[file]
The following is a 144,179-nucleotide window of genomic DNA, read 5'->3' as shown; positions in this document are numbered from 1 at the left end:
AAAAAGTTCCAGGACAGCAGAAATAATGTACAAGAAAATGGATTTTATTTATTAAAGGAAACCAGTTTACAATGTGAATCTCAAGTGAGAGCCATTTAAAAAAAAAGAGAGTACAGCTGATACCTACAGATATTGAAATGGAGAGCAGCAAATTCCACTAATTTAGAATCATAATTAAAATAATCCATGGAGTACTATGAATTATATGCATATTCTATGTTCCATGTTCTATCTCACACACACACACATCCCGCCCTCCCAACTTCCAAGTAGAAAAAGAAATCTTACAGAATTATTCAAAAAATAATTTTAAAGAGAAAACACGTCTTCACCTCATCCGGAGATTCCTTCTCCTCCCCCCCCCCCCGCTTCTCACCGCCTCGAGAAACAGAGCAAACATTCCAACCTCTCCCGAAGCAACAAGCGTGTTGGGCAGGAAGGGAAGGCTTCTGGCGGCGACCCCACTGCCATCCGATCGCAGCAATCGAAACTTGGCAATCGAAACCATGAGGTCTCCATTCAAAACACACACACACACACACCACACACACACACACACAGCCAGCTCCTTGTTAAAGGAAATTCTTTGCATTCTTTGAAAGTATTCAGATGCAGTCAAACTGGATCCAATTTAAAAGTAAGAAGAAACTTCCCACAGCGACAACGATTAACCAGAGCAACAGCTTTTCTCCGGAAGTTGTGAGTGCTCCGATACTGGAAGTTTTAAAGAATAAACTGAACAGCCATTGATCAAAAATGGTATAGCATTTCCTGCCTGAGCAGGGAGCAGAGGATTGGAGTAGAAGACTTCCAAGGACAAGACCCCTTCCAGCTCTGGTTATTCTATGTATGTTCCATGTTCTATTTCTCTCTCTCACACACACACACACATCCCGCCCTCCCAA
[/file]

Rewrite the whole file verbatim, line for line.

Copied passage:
The following is a 144,179-nucleotide window of genomic DNA, read 5'->3' as shown; positions in this document are numbered from 1 at the left end:
AAAAAGTTCCAGGACAGCAGAAATAATGTACAAGAAAATGGATTTTATTTATTAAAGGAAACCAGTTTACAATGTGAATCTCAAGTGAGAGCCATTTAAAAAAAAAGAGAGTACAGCTGATACCTACAGATATTGAAATGGAGAGCAGCAAATTCCACTAATTTAGAATCATAATTAAAATAATCCATGGAGTACTATGAATTATATGCATATTCTATGTTCCATGTTCTATCTCACACACACACACATCCCGCCCTCCCAACTTCCAAGTAGAAAAAGAAATCTTACAGAATTATTCAAAAAATAATTTTAAAGAGAAAACACGTCTTCACCTCATCCGGAGATTCCTTCTCCTCCCCCCCCCCCCGCTTCTCACCGCCTCGAGAAACAGAGCAAACATTCCAACCTCTCCCGAAGCAACAAGCGTGTTGGGCAGGAAGGGAAGGCTTCTGGCGGCGACCCCACTGCCATCCGATCGCAGCAATCGAAACTTGGCAATCGAAACCATGAGGTCTCCATTCAAAACACACACACACACACACCACACACACACACACACAGCCAGCTCCTTGTTAAAGGAAATTCTTTGCATTCTTTGAAAGTATTCAGATGCAGTCAAACTGGATCCAATTTAAAAGTAAGAAGAAACTTCCCACAGCGACAACGATTAACCAGAGCAACAGCTTTTCTCCGGAAGTTGTGAGTGCTCCGATACTGGAAGTTTTAAAGAATAAACTGAACAGCCATTGATCAAAAATGGTATAGCATTTCCTGCCTGAGCAGGGAGCAGAGGATTGGAGTAGAAGACTTCCAAGGACAAGACCCCTTCCAGCTCTGGTTATTCTATGTATGTTCCATGTTCTATTTCTCTCTCTCACACACACACACACATCCCGCCCTCCCAA